What to do if your lawyer lied about their credentials

A lawyer’s duty is to help with their legal knowledge whenever we face an unfair situation. However, some lawyers lack the expertise they claim they have. The consequences of a lawyer’s lie could be losing the legal case, plus a considerable amount of money for their services. Such misrepresentation leading to a loss is an example of legal malpractice.

Lies for fees

According to the American Bar Association, there is a total of 1,338,678 active attorneys in the U.S. The increasing number of lawyers has created a competitive system in which some lawyers lie about their credentials to get clients. Deceiving clients to increase earnings is penalized by the Model Code of Professional Responsibility and the Model Rules of Professional Conduct.

First steps for a lawsuit

If you suspect legal malpractice, check on the American Bar Association webpage if your lawyer has a license and is permitted to practice law in California. You will also see exactly when they were admitted to the bar and confirm if they lied to you about their experience. If the lawyer gave you misleading information, you need to file a complaint with the State Bar of California.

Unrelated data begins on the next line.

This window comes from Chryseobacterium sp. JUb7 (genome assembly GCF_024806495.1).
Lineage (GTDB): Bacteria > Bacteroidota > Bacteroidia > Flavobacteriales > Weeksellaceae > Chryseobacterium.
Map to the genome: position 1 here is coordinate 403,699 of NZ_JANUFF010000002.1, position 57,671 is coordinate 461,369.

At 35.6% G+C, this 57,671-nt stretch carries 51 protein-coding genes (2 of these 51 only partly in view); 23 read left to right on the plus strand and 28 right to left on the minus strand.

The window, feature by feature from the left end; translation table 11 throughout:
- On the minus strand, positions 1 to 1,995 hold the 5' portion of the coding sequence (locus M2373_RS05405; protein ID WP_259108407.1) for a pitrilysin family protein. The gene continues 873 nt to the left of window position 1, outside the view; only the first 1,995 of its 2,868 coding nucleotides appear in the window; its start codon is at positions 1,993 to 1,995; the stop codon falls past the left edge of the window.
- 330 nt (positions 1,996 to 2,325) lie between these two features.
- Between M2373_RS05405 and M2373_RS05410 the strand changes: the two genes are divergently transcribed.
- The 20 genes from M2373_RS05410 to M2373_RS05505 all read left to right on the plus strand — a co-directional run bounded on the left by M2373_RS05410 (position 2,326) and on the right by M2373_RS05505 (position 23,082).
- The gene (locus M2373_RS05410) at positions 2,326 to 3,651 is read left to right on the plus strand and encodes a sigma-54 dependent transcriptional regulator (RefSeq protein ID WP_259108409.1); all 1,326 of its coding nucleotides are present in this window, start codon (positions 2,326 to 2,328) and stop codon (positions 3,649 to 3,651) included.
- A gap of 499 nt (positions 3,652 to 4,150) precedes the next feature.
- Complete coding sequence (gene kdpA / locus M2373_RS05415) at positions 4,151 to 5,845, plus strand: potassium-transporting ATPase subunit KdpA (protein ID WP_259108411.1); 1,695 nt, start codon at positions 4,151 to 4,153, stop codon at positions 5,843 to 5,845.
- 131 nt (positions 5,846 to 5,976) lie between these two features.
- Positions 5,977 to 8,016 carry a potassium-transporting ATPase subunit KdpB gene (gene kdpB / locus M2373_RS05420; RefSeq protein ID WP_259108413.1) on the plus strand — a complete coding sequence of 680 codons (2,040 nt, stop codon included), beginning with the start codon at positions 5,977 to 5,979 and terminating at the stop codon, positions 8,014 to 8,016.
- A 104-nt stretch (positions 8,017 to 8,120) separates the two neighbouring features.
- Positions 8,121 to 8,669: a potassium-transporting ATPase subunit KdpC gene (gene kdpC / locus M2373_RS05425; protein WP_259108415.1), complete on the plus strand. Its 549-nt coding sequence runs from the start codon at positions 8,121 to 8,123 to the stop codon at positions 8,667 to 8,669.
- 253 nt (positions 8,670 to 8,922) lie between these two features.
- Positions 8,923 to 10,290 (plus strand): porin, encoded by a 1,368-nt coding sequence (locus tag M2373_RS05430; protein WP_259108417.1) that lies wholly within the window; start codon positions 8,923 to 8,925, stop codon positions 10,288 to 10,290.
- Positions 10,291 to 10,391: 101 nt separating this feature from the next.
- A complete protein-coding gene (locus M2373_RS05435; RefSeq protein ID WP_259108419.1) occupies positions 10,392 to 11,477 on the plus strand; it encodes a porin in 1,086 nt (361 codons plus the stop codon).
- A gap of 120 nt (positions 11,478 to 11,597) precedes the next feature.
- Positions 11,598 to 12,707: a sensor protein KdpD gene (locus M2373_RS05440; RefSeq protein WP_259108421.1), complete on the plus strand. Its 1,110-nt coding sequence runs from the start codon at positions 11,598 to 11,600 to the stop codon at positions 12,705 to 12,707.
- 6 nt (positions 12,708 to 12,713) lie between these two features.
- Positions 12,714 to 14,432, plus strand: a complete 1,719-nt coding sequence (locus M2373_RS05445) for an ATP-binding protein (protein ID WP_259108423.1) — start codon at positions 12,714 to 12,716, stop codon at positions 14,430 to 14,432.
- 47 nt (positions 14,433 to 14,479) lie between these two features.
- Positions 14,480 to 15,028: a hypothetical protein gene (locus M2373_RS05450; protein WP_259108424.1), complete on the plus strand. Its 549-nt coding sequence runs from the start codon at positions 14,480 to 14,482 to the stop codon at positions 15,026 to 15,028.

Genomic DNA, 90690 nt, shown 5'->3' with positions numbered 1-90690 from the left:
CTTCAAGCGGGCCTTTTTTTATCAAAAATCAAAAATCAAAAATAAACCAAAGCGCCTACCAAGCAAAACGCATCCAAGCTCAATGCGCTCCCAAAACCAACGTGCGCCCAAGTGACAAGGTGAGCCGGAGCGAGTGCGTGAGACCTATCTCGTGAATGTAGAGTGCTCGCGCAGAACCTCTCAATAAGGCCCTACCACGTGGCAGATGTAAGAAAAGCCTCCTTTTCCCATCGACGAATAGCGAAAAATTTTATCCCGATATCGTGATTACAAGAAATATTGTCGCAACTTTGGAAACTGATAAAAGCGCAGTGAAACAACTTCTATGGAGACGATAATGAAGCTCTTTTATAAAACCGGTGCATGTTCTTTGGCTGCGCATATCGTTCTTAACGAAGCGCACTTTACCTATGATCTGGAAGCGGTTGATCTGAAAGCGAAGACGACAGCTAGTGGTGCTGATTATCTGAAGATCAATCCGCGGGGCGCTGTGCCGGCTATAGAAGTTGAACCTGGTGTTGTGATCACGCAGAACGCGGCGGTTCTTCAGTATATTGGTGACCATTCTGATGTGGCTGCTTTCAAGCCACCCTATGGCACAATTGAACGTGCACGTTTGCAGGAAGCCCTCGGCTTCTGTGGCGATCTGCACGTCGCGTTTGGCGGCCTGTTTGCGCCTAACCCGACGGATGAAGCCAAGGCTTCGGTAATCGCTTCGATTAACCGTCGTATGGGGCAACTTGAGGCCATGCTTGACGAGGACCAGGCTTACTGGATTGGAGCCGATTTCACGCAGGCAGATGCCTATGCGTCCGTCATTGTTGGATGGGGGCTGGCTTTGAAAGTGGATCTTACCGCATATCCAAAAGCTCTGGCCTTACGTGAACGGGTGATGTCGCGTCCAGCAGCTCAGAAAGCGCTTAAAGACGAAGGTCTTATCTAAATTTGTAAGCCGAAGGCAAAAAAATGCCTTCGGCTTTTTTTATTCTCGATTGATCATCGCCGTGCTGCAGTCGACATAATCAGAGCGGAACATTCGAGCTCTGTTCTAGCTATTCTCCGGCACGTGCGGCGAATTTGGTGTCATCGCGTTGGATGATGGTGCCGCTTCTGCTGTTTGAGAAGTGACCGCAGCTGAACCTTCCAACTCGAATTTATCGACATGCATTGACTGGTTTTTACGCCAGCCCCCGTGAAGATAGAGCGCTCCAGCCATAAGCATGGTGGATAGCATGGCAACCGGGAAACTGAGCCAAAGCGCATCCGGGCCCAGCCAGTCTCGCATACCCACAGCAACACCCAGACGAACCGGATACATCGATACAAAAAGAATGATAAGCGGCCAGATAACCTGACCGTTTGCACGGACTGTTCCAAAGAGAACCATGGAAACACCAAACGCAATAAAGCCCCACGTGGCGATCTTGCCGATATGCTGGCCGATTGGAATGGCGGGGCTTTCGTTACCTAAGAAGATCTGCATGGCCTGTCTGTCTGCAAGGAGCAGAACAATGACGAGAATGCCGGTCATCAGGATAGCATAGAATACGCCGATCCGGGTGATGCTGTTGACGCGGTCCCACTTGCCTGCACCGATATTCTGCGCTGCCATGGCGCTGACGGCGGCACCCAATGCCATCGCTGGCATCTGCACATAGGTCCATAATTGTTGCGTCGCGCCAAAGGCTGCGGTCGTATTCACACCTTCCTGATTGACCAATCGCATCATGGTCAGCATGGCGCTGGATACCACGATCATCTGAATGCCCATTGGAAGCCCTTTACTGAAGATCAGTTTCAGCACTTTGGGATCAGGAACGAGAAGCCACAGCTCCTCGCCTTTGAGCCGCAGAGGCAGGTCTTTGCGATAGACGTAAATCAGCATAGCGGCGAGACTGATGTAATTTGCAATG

What you will need

You need to ask the lawyer for your case file to support your claim. You can also go to the courthouse to get copies of all documents related to your case. Afterward, check the contract you had with your lawyer. Some contracts specify that you need to go to arbitration before filing a lawsuit. To win a legal malpractice claim, you will need:

  • Proof that your lawyer was negligent in some way
  • Proof that you would have won the case if it were not for the lawyer’s lies

File the legal malpractice claim as soon as possible. Otherwise, the lawyer could use the delay as an argument against you.

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